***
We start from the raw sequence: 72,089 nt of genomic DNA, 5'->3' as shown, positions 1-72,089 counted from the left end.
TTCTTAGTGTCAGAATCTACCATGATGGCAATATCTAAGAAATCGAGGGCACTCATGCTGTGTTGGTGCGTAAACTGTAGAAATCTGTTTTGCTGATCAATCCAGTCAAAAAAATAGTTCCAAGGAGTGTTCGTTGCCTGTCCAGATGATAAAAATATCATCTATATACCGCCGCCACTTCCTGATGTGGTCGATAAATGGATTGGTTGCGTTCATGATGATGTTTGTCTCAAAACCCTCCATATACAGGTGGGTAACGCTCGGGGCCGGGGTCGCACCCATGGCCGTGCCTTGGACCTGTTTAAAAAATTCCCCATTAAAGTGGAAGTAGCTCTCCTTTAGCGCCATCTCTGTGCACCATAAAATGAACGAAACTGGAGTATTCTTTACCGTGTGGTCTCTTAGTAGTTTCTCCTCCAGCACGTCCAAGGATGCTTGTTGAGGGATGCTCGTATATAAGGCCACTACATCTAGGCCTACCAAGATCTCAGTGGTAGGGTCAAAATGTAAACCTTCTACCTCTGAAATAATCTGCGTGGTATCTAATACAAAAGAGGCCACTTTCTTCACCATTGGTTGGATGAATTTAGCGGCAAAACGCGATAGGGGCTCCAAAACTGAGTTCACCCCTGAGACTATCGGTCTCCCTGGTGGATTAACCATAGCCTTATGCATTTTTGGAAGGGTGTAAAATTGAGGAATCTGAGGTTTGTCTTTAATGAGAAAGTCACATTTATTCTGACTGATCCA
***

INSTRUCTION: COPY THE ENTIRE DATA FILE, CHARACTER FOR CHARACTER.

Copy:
We start from the raw sequence: 72,089 nt of genomic DNA, 5'->3' as shown, positions 1-72,089 counted from the left end.
TTCTTAGTGTCAGAATCTACCATGATGGCAATATCTAAGAAATCGAGGGCACTCATGCTGTGTTGGTGCGTAAACTGTAGAAATCTGTTTTGCTGATCAATCCAGTCAAAAAAATAGTTCCAAGGAGTGTTCGTTGCCTGTCCAGATGATAAAAATATCATCTATATACCGCCGCCACTTCCTGATGTGGTCGATAAATGGATTGGTTGCGTTCATGATGATGTTTGTCTCAAAACCCTCCATATACAGGTGGGTAACGCTCGGGGCCGGGGTCGCACCCATGGCCGTGCCTTGGACCTGTTTAAAAAATTCCCCATTAAAGTGGAAGTAGCTCTCCTTTAGCGCCATCTCTGTGCACCATAAAATGAACGAAACTGGAGTATTCTTTACCGTGTGGTCTCTTAGTAGTTTCTCCTCCAGCACGTCCAAGGATGCTTGTTGAGGGATGCTCGTATATAAGGCCACTACATCTAGGCCTACCAAGATCTCAGTGGTAGGGTCAAAATGTAAACCTTCTACCTCTGAAATAATCTGCGTGGTATCTAATACAAAAGAGGCCACTTTCTTCACCATTGGTTGGATGAATTTAGCGGCAAAACGCGATAGGGGCTCCAAAACTGAGTTCACCCCTGAGACTATCGGTCTCCCTGGTGGATTAACCATAGCCTTATGCATTTTTGGAAGGGTGTAAAATTGAGGAATCTGAGGTTTGTCTTTAATGAGAAAGTCACATTTATTCTGACTGATCCA